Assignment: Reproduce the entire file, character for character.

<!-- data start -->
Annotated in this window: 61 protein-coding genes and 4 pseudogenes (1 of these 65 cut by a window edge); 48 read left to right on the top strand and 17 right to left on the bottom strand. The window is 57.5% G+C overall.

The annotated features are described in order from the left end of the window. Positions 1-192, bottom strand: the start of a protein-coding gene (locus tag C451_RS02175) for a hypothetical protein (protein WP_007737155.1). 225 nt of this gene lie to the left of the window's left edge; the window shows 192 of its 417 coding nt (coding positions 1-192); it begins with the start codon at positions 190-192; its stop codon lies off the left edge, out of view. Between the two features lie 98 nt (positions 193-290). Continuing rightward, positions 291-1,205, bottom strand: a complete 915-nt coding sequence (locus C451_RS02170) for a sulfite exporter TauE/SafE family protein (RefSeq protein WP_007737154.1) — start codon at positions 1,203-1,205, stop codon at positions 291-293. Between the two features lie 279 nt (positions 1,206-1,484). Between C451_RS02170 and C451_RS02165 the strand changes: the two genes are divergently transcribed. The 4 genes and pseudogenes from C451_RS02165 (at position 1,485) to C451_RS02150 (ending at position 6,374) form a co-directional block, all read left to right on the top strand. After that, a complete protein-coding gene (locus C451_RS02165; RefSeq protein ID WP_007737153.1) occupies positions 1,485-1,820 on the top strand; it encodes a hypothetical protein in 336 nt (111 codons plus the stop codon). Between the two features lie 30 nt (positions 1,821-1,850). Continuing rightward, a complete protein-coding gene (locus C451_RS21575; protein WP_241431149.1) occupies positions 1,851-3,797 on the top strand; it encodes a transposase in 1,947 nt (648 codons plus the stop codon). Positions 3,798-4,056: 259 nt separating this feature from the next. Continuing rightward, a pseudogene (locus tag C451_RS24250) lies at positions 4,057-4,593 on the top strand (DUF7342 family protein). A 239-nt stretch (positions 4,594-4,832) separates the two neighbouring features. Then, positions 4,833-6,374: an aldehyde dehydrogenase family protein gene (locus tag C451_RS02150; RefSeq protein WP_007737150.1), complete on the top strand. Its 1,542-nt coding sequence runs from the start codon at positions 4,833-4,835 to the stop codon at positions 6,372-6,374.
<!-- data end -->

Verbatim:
Annotated in this window: 61 protein-coding genes and 4 pseudogenes (1 of these 65 cut by a window edge); 48 read left to right on the top strand and 17 right to left on the bottom strand. The window is 57.5% G+C overall.

The annotated features are described in order from the left end of the window. Positions 1-192, bottom strand: the start of a protein-coding gene (locus tag C451_RS02175) for a hypothetical protein (protein WP_007737155.1). 225 nt of this gene lie to the left of the window's left edge; the window shows 192 of its 417 coding nt (coding positions 1-192); it begins with the start codon at positions 190-192; its stop codon lies off the left edge, out of view. Between the two features lie 98 nt (positions 193-290). Continuing rightward, positions 291-1,205, bottom strand: a complete 915-nt coding sequence (locus C451_RS02170) for a sulfite exporter TauE/SafE family protein (RefSeq protein WP_007737154.1) — start codon at positions 1,203-1,205, stop codon at positions 291-293. Between the two features lie 279 nt (positions 1,206-1,484). Between C451_RS02170 and C451_RS02165 the strand changes: the two genes are divergently transcribed. The 4 genes and pseudogenes from C451_RS02165 (at position 1,485) to C451_RS02150 (ending at position 6,374) form a co-directional block, all read left to right on the top strand. After that, a complete protein-coding gene (locus C451_RS02165; RefSeq protein ID WP_007737153.1) occupies positions 1,485-1,820 on the top strand; it encodes a hypothetical protein in 336 nt (111 codons plus the stop codon). Between the two features lie 30 nt (positions 1,821-1,850). Continuing rightward, a complete protein-coding gene (locus C451_RS21575; protein WP_241431149.1) occupies positions 1,851-3,797 on the top strand; it encodes a transposase in 1,947 nt (648 codons plus the stop codon). Positions 3,798-4,056: 259 nt separating this feature from the next. Continuing rightward, a pseudogene (locus tag C451_RS24250) lies at positions 4,057-4,593 on the top strand (DUF7342 family protein). A 239-nt stretch (positions 4,594-4,832) separates the two neighbouring features. Then, positions 4,833-6,374: an aldehyde dehydrogenase family protein gene (locus tag C451_RS02150; RefSeq protein WP_007737150.1), complete on the top strand. Its 1,542-nt coding sequence runs from the start codon at positions 4,833-4,835 to the stop codon at positions 6,372-6,374.